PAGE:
17.   Check availability:     Direct From Seller     Link/Print  


        Denkmäler der Baukunst. Unter Mitwirkung von Franz Kugler und Jacob Burckhardt herausgegeben von Ludwig Lohde, 5 Bände. Erster Band Denkmäler aus alter Zeit, zweiter Band Denkmäler des Mittelalters erste bis fünfte Abtheilung, dritter Band Denkmäler des Mittelalters sechste Abtheilung, vierter Band Denkmäler der neueren Zeit, fünfter Band Inhaltsverzeichnis und Tafel - Erklärung zu Jules Gailhabaud Denkmäler der Baukunst ( Erklärung zu den Tafelbänden ).

      Hamburg, Leipzig Joh, Aug, Meissner, Julius E, Richter, 1852 - 1060 Seiten erster Band mit 100 Stahlsich Tafeln, zweiter Band mit 119 Tafeln, dritter band mit 80 Tafeln, vierter Band mit 71 Tafeln, fünfter Band mit 682 Seiten, einige wenige Tafeln zart fleckig, marmorierter Schnitt, 4 Bünde, Einband Rücken und Kanten etwas begriffen, sonst alle fünf Bände guter Zustand Sprache: Deutsch Gewicht in Gramm: 7500 [Attributes: Hard Cover]

      [Bookseller: Thomas Schäfer]
 18.   Check availability:     AbeBooks     Link/Print  


        Gesamtans., "Vue de Montjoie, coté de l' Est ( Province Rhenane)".

      - Lithographie n. u. v. Ponsart de Malmedy b. Simonau & Toovey, 1852, 32,7 x 43 Sehr selten!!! Blick von einer Aussichtsterrasse zur Stadt, im Vordergrund ein Maler ( sitzend). Der Künstler ? Sprache: Deutsch

      [Bookseller: Antiquariat Clemens Paulusch GmbH]
 19.   Check availability:     ZVAB     Link/Print  


        Conversations in Ebury Street. [With an interesting full-page manuscript letter by George Moore, written in ink into the book verso titlepage].

      Second edition. 14.5 x 21.5cm. 315 pages. Original hardcover with spine label. Deckled edges. With a fantastic, full-page, signed message written inside the book by George Moore. Very good - condition of the binding with signs of external wear (some spotting). Moore responds in his manuscript note on the halftitle possibly to the request of Frieda Lawrence, wife of D.H.Lawrence, who requested a copy of Moore's book "The Pastoral Loves of Daphnis and Chloe". Moore sent her instead this edition. George Moore (1852 - 1933) was an Irish novelist, short-story writer, poet, art critic, memoirist and dramatist. Moore came from a Roman Catholic landed family who lived at Moore Hall in Carra, County Mayo. He originally wanted to be a painter, and studied art in Paris during the 1870s. There, he befriended many of the leading French artists and writers of the day. As a naturalistic writer, he was amongst the first English-language authors to absorb the lessons of the French realists, and was particularly influenced by the works of Émile Zola. His writings influenced James Joyce, according to the literary critic and biographer Richard Ellmann, and, although Moore's work is sometimes seen as outside the mainstream of both Irish and British literature, he is as often regarded as the first great modern Irish novelist. George Moore's family had lived in Moore Hall, near Lough Carra, County Mayo for almost a century. The house was built by his paternal great-grandfather-also called George Moore-who had made his fortune as a wine merchant in Alicante. The novelist's grandfather was a friend of Maria Edgeworth, and author of An Historical Memoir of the French Revolution. Ebury Street in Belgravia was where Moore lived when he was in London. This copy of "Conversations in Ebury Street" contains a full-page, signed message written inside the book by George Moore. Moore responds in his manuscript note to the request of a Mrs. Lawrence (possibly Frieda Lawrence, wife of D.H.Lawrence), who requested a copy of Moore's book The Pastoral Loves of Daphnis and Chloe. Moore sent her instead this edition.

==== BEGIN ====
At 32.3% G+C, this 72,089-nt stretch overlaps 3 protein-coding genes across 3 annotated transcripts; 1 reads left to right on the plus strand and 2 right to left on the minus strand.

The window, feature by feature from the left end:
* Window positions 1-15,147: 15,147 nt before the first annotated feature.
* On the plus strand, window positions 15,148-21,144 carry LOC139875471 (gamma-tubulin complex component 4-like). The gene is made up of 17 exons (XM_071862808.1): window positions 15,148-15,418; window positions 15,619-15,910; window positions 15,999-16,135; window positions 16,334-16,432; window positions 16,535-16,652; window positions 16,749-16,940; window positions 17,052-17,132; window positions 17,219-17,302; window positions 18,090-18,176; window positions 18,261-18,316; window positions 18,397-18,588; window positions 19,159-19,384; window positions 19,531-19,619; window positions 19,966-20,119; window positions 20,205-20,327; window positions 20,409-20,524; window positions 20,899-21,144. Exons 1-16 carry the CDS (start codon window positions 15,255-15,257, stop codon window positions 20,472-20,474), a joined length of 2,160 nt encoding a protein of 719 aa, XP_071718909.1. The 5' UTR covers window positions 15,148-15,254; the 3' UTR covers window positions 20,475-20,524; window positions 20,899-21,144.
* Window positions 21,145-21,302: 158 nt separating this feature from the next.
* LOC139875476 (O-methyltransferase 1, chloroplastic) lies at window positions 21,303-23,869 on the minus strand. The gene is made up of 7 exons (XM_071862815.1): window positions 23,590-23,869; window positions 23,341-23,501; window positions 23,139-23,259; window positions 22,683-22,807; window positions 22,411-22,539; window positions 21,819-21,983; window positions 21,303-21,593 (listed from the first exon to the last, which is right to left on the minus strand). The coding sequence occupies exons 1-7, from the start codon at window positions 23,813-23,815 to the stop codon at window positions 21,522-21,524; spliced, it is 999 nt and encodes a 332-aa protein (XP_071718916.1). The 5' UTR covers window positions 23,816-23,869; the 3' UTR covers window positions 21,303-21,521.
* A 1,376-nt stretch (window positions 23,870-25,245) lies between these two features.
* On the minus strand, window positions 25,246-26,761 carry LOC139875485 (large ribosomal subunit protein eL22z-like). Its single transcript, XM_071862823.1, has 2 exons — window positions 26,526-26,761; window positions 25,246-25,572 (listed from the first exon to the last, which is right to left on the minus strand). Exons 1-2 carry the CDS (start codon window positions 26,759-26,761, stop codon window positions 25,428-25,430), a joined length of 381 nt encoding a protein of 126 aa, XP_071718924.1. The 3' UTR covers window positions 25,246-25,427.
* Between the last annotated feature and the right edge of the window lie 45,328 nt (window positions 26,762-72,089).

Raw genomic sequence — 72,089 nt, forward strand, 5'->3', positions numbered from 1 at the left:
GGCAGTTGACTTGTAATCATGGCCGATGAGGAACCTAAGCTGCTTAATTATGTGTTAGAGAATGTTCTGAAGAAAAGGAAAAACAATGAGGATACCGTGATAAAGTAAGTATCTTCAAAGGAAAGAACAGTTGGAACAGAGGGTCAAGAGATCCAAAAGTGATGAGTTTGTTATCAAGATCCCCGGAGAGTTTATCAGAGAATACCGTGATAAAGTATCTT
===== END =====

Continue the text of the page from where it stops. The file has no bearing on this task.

[Bookseller: The Time Traveller's Bookshop]
 20.   Check availability:     booklooker.de     Link/Print  


        2 eigenh. Briefe mit U.

      Berlin, 1. und 20. IX. 1852. - Zusammen 2 SS. auf Doppelblättern. 8vo. Mit 2 eh. adressierten Kuverts. An den Maler Johann Heinrich Schramm (1810-1865): "Mittwoch Abend 7½ Uhr erwarte ich einige Freunde um bei einer Tasse Thee ein Stündchen zu verplaudern. Dürfte ich Sie um die Ehre bitten den kleinen Kreis durch Ihre freundliche Gegenwart zu erweitern? [.]" (Br. v. 20.IX. 1852). - Nach abgeschlossener Ausbildung durch Carl Friedrich Zelter und während seiner Tätigkeit als Organist an der Nikolaikirche in Berlin trat Grell 1817 in die Berliner Singakademie ein, die er von 1853-76 auch leitete. Als Komponist schuf er in jungen Jahren kammermusikalische, Klavier- und Orchesterwerke, später wandte er sich jedoch beinahe ausschließlich der A-cappella-Vokalmusik im Stil Giovanni Pierluigi Palestrinas zu. Sein Hauptwerk ist die sechzehnstimmige Missa solemnis senisdenis vocibus decantanda, die 1861 in der Berliner Singakademie uraufgeführt wurde. - Johann Heinrich Schramm war bekannt für seine tls. in Bleistift, tls. in Aquarell ausgeführten Portraits von berühmten Zeitgenossen, darunter Alexander von Humboldt, Jakob Grimm, Friedrich Rückert, Heinrich Laube, Ludwig Tieck und Clemens Wenzel Fürst Metternich. [Attributes: Soft Cover]

      [Bookseller: Antiquariat INLIBRIS Gilhofer Nfg. GmbH]
 21.   Check availability:     IberLibro     Link/Print  


        Chinese Court Women Playing Instruments on Pith